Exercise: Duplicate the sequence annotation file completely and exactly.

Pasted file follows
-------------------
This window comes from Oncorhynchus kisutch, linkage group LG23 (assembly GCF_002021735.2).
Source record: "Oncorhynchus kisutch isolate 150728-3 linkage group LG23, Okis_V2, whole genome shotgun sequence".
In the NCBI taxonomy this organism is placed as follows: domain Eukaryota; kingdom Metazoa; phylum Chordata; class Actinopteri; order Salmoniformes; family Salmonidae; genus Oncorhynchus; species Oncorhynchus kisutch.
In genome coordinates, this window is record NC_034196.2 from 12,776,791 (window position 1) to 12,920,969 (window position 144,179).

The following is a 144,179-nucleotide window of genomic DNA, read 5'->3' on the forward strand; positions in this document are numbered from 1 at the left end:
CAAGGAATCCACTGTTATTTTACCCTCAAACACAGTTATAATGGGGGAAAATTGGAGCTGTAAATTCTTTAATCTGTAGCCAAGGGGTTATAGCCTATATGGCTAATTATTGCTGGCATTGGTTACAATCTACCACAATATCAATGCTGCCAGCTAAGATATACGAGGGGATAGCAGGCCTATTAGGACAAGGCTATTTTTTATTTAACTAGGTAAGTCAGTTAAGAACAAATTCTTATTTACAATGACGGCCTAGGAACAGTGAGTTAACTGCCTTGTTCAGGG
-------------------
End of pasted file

This window comes from Oncorhynchus kisutch, linkage group LG23 (assembly GCF_002021735.2).
Source record: "Oncorhynchus kisutch isolate 150728-3 linkage group LG23, Okis_V2, whole genome shotgun sequence".
In the NCBI taxonomy this organism is placed as follows: domain Eukaryota; kingdom Metazoa; phylum Chordata; class Actinopteri; order Salmoniformes; family Salmonidae; genus Oncorhynchus; species Oncorhynchus kisutch.
In genome coordinates, this window is record NC_034196.2 from 12,776,791 (window position 1) to 12,920,969 (window position 144,179).

The following is a 144,179-nucleotide window of genomic DNA, read 5'->3' on the forward strand; positions in this document are numbered from 1 at the left end:
CAAGGAATCCACTGTTATTTTACCCTCAAACACAGTTATAATGGGGGAAAATTGGAGCTGTAAATTCTTTAATCTGTAGCCAAGGGGTTATAGCCTATATGGCTAATTATTGCTGGCATTGGTTACAATCTACCACAATATCAATGCTGCCAGCTAAGATATACGAGGGGATAGCAGGCCTATTAGGACAAGGCTATTTTTTATTTAACTAGGTAAGTCAGTTAAGAACAAATTCTTATTTACAATGACGGCCTAGGAACAGTGAGTTAACTGCCTTGTTCAGGG